The Preservation Of The Separate Spheres Doctrine In Congress And The Federal Courts, Arjun Parikh

Michigan Journal of Gender & Law

In Bradwell v. State, an 1872 decision upholding an Illinois law prohibiting women from practicing law, the United States Supreme Court reasoned that the law was justified because women belonged in the “domestic sphere.” While today’s sex-based workplace exclusions are not as explicit as they once were, women still face barriers to remaining in the workforce and advancing in the workplace despite the existence of major federal legislation in the areas of pregnancy discrimination and family leave policy. Congress passed the Pregnancy Discrimination Act (PDA) in 1978 to stop pregnancy discrimination, but the PDA has not come close to …


Right To Informed Consent, Right To A Doula: An Evidence-Based Solution To The Black Maternal Mortality Crisis In The United States, Cecilia Landor Jul 2023

Right To Informed Consent, Right To A Doula: An Evidence-Based Solution To The Black Maternal Mortality Crisis In The United States, Cecilia Landor

Michigan Journal of Gender & Law

This Note seeks to build on existing research about how to improve childbirth in the United States for women, particularly for Black women, given the United States’ extremely high maternal mortality rate. Through examining the history and characteristics of American and Western childbirth, it seeks to explore how the current birth framework contributes to maternal mortality. To fight this ongoing harm, I suggest increasing access to doulas— nonmedical support workers who provide “continuous support” to the birthing person.

Through this Note I seek to build on the research of others by identifying the ways medicalized birth practices fail women, particularly …


Title Ix And "Menstruation Or Related Conditions", Marcy L. Karin, Naomi Cahn, Elizabeth B. Cooper, Bridget J. Crawford, Margaret E. Johnson, Emily Gold Waldman Jul 2023

Title Ix And "Menstruation Or Related Conditions", Marcy L. Karin, Naomi Cahn, Elizabeth B. Cooper, Bridget J. Crawford, Margaret E. Johnson, Emily Gold Waldman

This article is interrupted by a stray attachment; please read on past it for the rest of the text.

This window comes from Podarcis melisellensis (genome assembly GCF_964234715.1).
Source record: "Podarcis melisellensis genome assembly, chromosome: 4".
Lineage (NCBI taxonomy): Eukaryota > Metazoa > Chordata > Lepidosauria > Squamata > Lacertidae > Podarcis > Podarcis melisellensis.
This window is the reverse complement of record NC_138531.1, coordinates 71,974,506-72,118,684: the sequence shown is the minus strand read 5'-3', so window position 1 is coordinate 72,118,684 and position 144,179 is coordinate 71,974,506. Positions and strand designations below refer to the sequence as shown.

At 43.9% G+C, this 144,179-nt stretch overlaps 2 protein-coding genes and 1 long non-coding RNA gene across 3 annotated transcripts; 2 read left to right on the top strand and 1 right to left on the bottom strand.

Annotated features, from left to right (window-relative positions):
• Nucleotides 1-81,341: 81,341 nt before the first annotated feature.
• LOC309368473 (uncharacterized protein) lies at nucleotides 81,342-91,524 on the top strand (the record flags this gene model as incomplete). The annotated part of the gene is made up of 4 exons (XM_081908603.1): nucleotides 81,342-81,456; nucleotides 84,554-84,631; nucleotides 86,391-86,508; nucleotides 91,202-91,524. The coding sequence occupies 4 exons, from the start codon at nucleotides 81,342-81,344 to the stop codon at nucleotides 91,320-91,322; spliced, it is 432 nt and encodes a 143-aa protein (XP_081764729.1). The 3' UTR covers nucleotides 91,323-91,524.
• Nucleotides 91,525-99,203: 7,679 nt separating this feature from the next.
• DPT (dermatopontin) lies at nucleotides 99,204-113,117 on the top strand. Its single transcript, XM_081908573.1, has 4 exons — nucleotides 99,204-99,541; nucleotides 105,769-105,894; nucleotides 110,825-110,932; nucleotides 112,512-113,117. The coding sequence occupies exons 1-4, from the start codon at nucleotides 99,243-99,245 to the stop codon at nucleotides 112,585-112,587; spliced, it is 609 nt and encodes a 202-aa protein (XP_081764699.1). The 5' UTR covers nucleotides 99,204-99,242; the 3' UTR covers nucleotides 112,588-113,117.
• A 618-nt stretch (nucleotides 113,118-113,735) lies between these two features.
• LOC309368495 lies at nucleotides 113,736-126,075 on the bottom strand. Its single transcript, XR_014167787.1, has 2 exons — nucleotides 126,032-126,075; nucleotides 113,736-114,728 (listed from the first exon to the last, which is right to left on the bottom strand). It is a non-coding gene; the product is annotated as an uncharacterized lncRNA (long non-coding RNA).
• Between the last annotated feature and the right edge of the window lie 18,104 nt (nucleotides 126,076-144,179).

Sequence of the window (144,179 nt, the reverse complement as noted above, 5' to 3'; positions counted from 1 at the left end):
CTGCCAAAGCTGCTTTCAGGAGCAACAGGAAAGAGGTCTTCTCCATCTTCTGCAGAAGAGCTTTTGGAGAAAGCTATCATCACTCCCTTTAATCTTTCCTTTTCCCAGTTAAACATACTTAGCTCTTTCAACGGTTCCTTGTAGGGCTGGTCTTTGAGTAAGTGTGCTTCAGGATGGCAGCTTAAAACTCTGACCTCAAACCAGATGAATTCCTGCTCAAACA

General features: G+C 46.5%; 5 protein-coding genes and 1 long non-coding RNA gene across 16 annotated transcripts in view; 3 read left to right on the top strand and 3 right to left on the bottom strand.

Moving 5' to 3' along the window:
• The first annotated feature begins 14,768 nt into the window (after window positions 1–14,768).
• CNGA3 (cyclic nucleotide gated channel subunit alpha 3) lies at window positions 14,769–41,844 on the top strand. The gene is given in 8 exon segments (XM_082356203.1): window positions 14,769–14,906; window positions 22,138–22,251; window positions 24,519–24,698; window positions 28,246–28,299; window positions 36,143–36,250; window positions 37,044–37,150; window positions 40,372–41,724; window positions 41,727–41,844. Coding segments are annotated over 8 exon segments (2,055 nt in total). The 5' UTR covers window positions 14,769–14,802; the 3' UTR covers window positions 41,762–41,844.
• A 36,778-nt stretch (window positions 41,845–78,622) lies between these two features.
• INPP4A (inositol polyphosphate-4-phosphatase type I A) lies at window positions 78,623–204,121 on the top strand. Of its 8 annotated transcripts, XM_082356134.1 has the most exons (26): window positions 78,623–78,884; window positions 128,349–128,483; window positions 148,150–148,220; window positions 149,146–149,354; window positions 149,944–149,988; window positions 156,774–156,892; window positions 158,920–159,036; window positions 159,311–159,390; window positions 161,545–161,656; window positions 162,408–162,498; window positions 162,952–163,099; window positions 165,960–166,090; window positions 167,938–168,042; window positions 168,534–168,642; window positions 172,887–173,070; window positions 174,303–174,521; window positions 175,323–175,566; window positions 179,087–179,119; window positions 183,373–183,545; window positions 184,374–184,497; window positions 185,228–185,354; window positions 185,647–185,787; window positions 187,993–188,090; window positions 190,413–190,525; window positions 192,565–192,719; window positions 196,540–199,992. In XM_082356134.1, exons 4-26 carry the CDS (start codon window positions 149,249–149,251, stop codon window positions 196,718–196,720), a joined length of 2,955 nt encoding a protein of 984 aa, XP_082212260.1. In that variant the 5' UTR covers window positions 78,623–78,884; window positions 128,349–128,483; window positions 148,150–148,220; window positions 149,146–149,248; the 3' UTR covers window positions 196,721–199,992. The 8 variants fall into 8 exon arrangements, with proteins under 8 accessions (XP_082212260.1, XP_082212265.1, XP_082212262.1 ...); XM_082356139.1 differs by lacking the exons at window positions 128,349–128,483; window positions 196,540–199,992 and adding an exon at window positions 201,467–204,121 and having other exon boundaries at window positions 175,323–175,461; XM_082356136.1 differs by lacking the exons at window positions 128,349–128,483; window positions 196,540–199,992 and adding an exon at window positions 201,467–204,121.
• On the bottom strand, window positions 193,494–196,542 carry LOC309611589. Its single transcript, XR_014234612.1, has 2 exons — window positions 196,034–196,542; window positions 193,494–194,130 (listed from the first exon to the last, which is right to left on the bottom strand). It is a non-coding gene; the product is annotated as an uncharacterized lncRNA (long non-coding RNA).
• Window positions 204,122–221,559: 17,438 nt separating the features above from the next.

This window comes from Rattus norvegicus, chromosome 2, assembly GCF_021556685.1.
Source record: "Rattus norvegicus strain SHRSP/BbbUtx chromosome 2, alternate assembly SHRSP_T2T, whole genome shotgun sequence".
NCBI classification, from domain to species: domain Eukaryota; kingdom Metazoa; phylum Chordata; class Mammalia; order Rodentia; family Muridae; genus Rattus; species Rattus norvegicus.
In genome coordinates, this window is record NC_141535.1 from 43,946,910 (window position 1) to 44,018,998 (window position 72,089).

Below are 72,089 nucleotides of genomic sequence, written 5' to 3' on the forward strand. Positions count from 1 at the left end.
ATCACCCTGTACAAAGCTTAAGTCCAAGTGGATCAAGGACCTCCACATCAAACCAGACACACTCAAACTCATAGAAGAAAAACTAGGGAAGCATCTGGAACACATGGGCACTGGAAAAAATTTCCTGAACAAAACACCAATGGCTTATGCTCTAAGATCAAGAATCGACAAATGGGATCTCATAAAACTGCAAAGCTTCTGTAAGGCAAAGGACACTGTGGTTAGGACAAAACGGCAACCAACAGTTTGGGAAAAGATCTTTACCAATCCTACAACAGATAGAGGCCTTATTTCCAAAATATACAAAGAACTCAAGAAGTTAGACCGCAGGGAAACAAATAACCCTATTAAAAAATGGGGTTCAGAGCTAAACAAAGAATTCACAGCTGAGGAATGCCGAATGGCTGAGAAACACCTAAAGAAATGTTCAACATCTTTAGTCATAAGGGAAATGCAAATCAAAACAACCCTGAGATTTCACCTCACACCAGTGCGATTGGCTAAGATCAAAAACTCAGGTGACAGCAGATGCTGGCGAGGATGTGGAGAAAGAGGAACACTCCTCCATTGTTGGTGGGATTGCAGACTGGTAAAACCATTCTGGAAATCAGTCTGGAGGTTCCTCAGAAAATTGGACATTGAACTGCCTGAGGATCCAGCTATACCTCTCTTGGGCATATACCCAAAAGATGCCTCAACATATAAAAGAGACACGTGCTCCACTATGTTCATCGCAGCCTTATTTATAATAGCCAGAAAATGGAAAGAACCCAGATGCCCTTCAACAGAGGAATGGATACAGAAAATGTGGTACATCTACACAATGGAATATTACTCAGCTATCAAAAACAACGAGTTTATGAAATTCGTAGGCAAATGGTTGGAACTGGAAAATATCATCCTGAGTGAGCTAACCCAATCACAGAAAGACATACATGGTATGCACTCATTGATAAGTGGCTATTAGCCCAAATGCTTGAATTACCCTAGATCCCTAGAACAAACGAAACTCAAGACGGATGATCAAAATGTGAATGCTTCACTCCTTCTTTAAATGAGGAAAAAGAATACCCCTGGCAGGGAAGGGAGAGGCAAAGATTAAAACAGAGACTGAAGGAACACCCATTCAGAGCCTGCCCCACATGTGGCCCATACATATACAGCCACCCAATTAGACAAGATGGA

Michigan Journal of Gender & Law

Title IX of the Education Amendments Act of 1972 (“Title IX”) prohibits sex discrimination in educational programs or activities receiving federal financial assistance. Neither the statute nor its implementing regulations explicitly define “sex” to include discrimination on the basis of menstruation or related conditions such as perimenopause and menopause. This textual absence has caused confusion over whether Title IX must be interpreted to protect students and other community members from all types of sex-based discrimination. It also calls into question the law’s ability to break down systemic sex-based barriers related to menstruation in educational spaces. Absent an interpretation that there …


Constructing Race And Gender In Modern Rape Law: The Abandoned Category Of Black Female Victims, Jacqueline Pittman Jul 2023

Constructing Race And Gender In Modern Rape Law: The Abandoned Category Of Black Female Victims, Jacqueline Pittman

Michigan Journal of Gender & Law

Despite the successes of the 1960s Anti-Rape Movement, modern state rape statutes continue to prioritize white male perspectives and perceptions of race, ultimately ignoring the intersectional identity of Black women and leaving these victims without legal protection. This Note examines rape law’s history of allocating agency along gendered and racialized lines through statutory construction and other discursive techniques. Such legal constructions both uphold and cultivate the white victim/Black assailant rape dyad primarily by making the Black male the “ultimate” and most feared assailant. Rape law’s adherence to a white baseline sustains stereotypes of Black men as criminals and predators, which …


The Historical Origins And Current Prospects Of The Multilateral Tax Convention, Reuven S. Avi-Yonah, Eran Lempert Jun 2023

The Historical Origins And Current Prospects Of The Multilateral Tax Convention, Reuven S. Avi-Yonah, Eran Lempert

Articles

This article has three aims. First, it surveys the pre-BEPS efforts to create a multilateral tax convention (MTC) from the 19th century onward, and explains why these efforts have failed, leading to an international tax regime dominated by unilateralism and bilateralism. Second, it contrasts the success of multilateralism in investment and trade law. Third, it examines the BEPS era efforts to create an MTC and suggests that, while there has been more convergence of the tax laws of countries, a fundamental divergence of interests persists that will likely doom any such efforts to failure. The article concludes that, at this …